By MegAnne Liebsch
Growing up on Manitoulin Island, Ontario, Rosella Kinoshameg didn’t understand the Catholic Masses she attended each Sunday. This was pre-Vatican II, and the priest still faced away from the congregation, reciting the Mass in Latin. All readings and hymns were transcribed in English, not her native Ojibwe. Except for a few Ojibwe hymns that the congregation sang, little of her Jesuit-run parish reflected the culture and traditions of the Native people that it served.
Thanks in part to Kinoshameg’s leadership, the Jesuit approach to Native ministry has shifted notably over the course of her life. Now, through organizations such as the Anishinabe Spiritual Centre and Kateri Native Ministry, Jesuits and Indigenous partners are re-envisioning methods for spiritual accompaniment that recognize Indigenous leaders and honour Native traditions.
“We have to appreciate Indigenous, wholesome values of culture and language,” says Kinoshameg. “When I think of my culture and our traditions, and then to bring the Church into it, it enhances my learning and my understanding and my spirituality.”
Quoting Fr. Paul Robson, SJ, Kinoshameg continues, “Our vision is of a thriving, fully active Anishinaabe Catholic Church with enculturation of the faith, for the culture and spirituality of the people to be valued, promoted, [and] integrated into faith and practice of the Church.”
Throughout much of the Church and Jesuits’ interactions with the First Nations of Ontario, the values of enculturation and integration were often neglected. The Jesuits first arrived in Anishinaabe territories in the mid-17th century, and they have been providing religious guidance to the people of Manitoulin Island since 1844. During a significant portion of this history, the Jesuits’ approach, mirroring that of the wider Church, placed a strong emphasis on their own authority within parish administration and education. The input of the Indigenous community was seldom considered. Many Jesuit ministries working with Indigenous peoples adopted a colonial mindset that regarded Indigenous ways of life as inferior, aiming to replace them with Christian and Canadian values.
As a child, Kinoshameg was taught that her Indigenous identity must remain separate from her Catholic faith. At eight years old, she was sent to a residential school, run by an order of nuns but affiliated with the Jesuits who ran the nearby St. Peter Claver School for Boys. There she received her primary education, but she was forbidden from participating in any traditional Anishinaabe practices. Corporal punishment was common.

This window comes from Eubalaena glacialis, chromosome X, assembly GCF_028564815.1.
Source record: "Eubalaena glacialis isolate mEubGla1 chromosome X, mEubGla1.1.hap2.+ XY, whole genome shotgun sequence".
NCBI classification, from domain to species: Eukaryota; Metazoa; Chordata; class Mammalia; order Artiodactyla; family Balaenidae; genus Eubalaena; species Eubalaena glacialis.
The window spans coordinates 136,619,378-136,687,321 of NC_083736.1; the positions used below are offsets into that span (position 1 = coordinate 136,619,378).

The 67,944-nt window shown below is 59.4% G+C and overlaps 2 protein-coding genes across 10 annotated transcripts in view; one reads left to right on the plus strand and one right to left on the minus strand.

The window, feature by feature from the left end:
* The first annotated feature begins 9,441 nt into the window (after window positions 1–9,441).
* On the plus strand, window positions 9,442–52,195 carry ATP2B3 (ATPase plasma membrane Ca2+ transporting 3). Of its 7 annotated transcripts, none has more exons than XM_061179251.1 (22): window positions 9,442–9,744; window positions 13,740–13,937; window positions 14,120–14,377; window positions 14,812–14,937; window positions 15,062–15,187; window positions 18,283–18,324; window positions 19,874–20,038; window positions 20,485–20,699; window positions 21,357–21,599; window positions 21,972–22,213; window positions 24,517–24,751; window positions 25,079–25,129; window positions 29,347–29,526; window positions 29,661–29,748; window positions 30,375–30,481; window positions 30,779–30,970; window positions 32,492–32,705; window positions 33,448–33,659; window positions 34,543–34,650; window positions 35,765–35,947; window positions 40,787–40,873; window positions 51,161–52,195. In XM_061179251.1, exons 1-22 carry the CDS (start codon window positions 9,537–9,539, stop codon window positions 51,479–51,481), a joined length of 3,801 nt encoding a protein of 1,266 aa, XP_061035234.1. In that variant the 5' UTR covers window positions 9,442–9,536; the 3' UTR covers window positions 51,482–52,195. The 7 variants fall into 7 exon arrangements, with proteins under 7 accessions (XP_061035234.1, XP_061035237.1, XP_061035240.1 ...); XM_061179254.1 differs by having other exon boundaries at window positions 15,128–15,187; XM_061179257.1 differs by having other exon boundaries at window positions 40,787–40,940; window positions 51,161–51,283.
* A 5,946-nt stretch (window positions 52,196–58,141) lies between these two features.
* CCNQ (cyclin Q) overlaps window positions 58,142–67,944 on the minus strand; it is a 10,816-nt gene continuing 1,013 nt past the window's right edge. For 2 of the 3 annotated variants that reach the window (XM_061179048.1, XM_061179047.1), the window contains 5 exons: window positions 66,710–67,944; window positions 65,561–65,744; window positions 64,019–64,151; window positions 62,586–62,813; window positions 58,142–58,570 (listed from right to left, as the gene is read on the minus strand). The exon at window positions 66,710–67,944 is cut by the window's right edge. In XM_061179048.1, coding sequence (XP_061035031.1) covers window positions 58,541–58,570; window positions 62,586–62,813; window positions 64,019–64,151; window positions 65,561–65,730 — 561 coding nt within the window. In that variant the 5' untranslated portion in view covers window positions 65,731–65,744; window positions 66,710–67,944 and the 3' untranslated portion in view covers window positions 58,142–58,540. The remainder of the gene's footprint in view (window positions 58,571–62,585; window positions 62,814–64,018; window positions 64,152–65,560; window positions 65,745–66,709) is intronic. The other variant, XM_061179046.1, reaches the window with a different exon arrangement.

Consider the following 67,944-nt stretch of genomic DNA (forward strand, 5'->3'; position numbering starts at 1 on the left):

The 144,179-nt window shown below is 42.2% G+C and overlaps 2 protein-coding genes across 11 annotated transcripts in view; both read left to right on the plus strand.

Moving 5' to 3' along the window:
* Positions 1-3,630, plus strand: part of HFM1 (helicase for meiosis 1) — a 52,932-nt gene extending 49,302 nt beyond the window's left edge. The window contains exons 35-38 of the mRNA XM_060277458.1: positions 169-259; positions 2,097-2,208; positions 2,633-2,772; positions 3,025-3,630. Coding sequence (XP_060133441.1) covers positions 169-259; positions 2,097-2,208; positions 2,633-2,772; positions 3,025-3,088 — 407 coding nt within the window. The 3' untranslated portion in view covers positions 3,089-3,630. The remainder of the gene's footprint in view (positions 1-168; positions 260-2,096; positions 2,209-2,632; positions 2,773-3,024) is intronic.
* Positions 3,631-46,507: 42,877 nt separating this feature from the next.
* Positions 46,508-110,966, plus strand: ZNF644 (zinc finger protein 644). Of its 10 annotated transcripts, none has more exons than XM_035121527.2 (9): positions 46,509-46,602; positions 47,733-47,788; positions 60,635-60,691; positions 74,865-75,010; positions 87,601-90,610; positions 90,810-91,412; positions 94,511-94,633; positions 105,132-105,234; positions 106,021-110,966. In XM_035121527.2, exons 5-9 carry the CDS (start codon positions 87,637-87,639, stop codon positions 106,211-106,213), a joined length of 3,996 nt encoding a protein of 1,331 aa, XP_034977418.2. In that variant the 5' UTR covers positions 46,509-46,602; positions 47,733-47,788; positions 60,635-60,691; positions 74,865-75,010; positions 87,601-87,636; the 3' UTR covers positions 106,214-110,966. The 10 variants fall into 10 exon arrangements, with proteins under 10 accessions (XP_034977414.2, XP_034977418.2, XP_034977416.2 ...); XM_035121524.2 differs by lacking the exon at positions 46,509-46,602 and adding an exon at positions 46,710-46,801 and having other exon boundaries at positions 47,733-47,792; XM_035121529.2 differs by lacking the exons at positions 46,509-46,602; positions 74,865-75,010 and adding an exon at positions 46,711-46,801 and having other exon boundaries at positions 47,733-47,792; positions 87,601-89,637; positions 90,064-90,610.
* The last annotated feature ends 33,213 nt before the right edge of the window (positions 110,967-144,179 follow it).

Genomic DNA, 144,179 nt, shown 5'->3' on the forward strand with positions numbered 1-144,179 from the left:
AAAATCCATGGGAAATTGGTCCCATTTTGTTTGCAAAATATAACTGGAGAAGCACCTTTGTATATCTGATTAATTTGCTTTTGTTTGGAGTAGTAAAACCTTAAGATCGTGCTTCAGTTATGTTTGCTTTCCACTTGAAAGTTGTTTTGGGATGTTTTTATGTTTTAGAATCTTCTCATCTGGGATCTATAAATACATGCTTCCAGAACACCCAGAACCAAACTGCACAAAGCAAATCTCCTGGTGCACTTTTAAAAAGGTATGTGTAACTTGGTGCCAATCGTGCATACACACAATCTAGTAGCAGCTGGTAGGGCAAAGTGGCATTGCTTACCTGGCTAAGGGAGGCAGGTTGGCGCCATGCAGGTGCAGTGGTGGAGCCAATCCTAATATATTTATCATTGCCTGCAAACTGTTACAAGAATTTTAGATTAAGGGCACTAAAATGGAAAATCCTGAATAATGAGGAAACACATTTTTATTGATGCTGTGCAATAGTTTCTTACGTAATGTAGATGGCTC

As a child, Kinoshameg was taught that her Indigenous identity must remain separate from her Catholic faith. At eight years old, she was sent to a residential school, run by an order of nuns but affiliated with the Jesuits who ran the nearby St. Peter Claver School for Boys.
Nearly all of Kinoshameg’s siblings attended Catholic residential schools, and the experience profoundly shaped them. Some internalized a shame of their Indigenous heritage. One sister denied she was Anishinaabe, asking their parents to only visit her under the cover of darkness, so that her neighbours wouldn’t see that her parents were Native.
Today, the Jesuits of Canada are committed to repairing the relationships broken by residential schools and paternalistic ministries. Starting with Vatican II, some Jesuits became interested in empowering Native leadership in the Church and with the help of elders began integrating Indigenous languages, customs, and spirituality into Catholic rites.
“That’s when [the Jesuits] started shifting to a sense of partnership in Indigenous ministry,” says Fr. Peter Bisson, SJ, who formerly served as provincial of English Canada. Jesuits also began working closely with Native leaders advocating on various social and environmental justice issues.